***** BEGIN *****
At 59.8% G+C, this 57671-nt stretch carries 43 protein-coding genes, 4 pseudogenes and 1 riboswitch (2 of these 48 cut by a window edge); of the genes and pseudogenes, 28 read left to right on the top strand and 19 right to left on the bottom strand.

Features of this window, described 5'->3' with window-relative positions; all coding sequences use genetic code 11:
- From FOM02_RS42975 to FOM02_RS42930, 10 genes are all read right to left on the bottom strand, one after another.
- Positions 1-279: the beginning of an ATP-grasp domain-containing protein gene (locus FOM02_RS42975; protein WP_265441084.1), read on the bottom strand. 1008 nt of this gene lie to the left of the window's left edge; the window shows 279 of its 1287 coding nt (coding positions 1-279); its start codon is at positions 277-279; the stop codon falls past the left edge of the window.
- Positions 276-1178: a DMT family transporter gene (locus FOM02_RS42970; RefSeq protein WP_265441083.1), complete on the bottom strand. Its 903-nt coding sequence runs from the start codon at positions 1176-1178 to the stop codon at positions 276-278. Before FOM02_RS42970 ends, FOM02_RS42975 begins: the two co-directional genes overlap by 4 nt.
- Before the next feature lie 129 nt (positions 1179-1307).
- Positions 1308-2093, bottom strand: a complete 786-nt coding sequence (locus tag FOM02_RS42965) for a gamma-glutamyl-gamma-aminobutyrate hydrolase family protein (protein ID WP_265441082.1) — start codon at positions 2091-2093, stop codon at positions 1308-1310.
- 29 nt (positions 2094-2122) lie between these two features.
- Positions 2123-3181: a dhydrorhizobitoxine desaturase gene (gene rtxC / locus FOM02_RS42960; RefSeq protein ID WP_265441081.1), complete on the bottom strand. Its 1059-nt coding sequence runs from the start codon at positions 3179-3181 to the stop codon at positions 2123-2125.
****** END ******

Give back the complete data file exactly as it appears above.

At 59.8% G+C, this 57671-nt stretch carries 43 protein-coding genes, 4 pseudogenes and 1 riboswitch (2 of these 48 cut by a window edge); of the genes and pseudogenes, 28 read left to right on the top strand and 19 right to left on the bottom strand.

Features of this window, described 5'->3' with window-relative positions; all coding sequences use genetic code 11:
- From FOM02_RS42975 to FOM02_RS42930, 10 genes are all read right to left on the bottom strand, one after another.
- Positions 1-279: the beginning of an ATP-grasp domain-containing protein gene (locus FOM02_RS42975; protein WP_265441084.1), read on the bottom strand. 1008 nt of this gene lie to the left of the window's left edge; the window shows 279 of its 1287 coding nt (coding positions 1-279); its start codon is at positions 277-279; the stop codon falls past the left edge of the window.
- Positions 276-1178: a DMT family transporter gene (locus FOM02_RS42970; RefSeq protein WP_265441083.1), complete on the bottom strand. Its 903-nt coding sequence runs from the start codon at positions 1176-1178 to the stop codon at positions 276-278. Before FOM02_RS42970 ends, FOM02_RS42975 begins: the two co-directional genes overlap by 4 nt.
- Before the next feature lie 129 nt (positions 1179-1307).
- Positions 1308-2093, bottom strand: a complete 786-nt coding sequence (locus tag FOM02_RS42965) for a gamma-glutamyl-gamma-aminobutyrate hydrolase family protein (protein ID WP_265441082.1) — start codon at positions 2091-2093, stop codon at positions 1308-1310.
- 29 nt (positions 2094-2122) lie between these two features.
- Positions 2123-3181: a dhydrorhizobitoxine desaturase gene (gene rtxC / locus FOM02_RS42960; RefSeq protein ID WP_265441081.1), complete on the bottom strand. Its 1059-nt coding sequence runs from the start codon at positions 3179-3181 to the stop codon at positions 2123-2125.